When one of our (many) nieces turned 21, she exclaimed how much she loves champagne, while holding up a bottle of Asti Spumante. It was then that we, politely but firmly, explained in our best teacher voices, that Asti is not champagne by any stretch, and invited her and her boyfriend to our house at some point for champagne brunch. It took a year, but last week, the four of us had brunch, accompanied by an educational tasting of champagne ("real" champagne, from the champagne region of France) vs. cava (Spanish sparkling wine) vs. prosecco (Italian sparkling wine). (Asti was not invited).
We started prepping the night before by making dessert (photo above), Anne Burrell's lemon semi-freddo, minus the fruit salad (as we had planned a fruit salad to go with brunch already). The recipe was a bit labor-intensive and time-consuming, but the result was worth the effort. Smooth, tart, and creamy, this half-frozen custard-and-cream concoction ended up being the perfectly light ending to our meal. (Bonus #1 - even after serving up four generous slices, we had some leftover for the following night!) (Bonus #2 - we had all those egg whites leftover so we whipped up some meringue cookies with those - post and recipe forthcoming.)
With our guests arriving at noon, we spent the morning cleaning up and getting our mise en place together so we wouldn't be stuck in the kitchen all day. We split the bagels and put them in a basket, and we mixed up a fruit salad of cantaloupe, green grapes, sliced strawberries and star fruit (photo above). We cooked the slab bacon and sweet Italian sausage and put those in the oven on low to stay warm. We made individual potato gratins (in a muffin tin) and allowed those to cool a bit. Then we got our ingredients together for the frittata. By the time they arrived, the table was set, the wines were chilled and all we had to do was cook the frittata - everything else was set to go.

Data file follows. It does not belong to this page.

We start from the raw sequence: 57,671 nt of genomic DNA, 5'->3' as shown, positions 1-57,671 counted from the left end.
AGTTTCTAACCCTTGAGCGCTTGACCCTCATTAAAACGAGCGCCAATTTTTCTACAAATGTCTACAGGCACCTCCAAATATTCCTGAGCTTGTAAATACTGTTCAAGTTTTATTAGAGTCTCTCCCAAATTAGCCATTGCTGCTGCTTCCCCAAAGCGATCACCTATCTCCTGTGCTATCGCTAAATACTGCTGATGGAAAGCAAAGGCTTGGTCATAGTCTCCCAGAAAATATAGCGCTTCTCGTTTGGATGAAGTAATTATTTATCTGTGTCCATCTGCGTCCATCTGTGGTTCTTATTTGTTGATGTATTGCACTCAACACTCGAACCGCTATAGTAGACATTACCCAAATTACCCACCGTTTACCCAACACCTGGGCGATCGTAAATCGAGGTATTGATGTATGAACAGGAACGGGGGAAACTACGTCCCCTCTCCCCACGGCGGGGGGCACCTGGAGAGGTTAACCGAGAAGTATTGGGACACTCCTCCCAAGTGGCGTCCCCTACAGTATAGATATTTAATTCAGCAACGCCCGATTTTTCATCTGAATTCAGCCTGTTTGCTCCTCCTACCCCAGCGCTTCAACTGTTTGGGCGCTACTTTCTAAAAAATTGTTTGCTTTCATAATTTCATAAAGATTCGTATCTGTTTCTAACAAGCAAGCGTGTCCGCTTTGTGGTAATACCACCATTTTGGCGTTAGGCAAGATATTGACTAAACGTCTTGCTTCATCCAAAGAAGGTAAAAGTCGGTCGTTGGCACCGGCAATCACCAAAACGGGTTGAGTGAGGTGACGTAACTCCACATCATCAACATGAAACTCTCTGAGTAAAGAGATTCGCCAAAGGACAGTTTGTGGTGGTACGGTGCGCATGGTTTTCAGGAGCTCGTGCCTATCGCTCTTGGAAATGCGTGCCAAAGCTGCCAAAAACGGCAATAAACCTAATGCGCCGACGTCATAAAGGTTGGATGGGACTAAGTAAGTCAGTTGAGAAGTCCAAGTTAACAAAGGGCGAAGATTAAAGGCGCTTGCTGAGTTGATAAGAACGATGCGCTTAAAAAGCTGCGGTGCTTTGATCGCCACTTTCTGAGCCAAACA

Everything was delicious, especially accompanied by the "flight" of sparkling wines. The frittata was nice and fluffy, filled with fresh, light ingredients of chopped basil, shredded Italian cheeses, and halved grape tomatoes. The sausages were plump and moist, and the bacon was thick and crisp. But everyone's favorite item was the wonderfully rich individual-sized potato gratin (photo above, recipe below); we ate them all. The potatoes were bathed in cream and layered with Gruyere cheese which melted between the layers and oozed out to crisp up the sides and the top. Scrumptiously classic. Here's our recipe:
2 large russet potatoes, peeled and sliced thinly on a mandoline
2 teaspoons salt
2 teaspoons white pepper
6 ounces grated gruyere cheese
1 3/4 cups heavy cream
2 ounces grated parmesan cheese
Preheat oven to 400 degrees. Grease the cups of a 12-muffin muffin tin. Layer each cup with slices of potato topped with salt, pepper and cheese. Continue to layer in this way until each muffin cup is full. Add two tablespoons of cream to each cup. Cover loosely with aluminum foil and bake for 20 minutes. Remove the foil and top each stack with the parmesan cheese, dividing evenly. Return to the oven and bake for an additional 20 minutes. Allow to cool before removing from pan.
And by the way, their favorite "sparkler" happened to be our favorite, the real champagne, Veuve Clicquot. Lesson learned.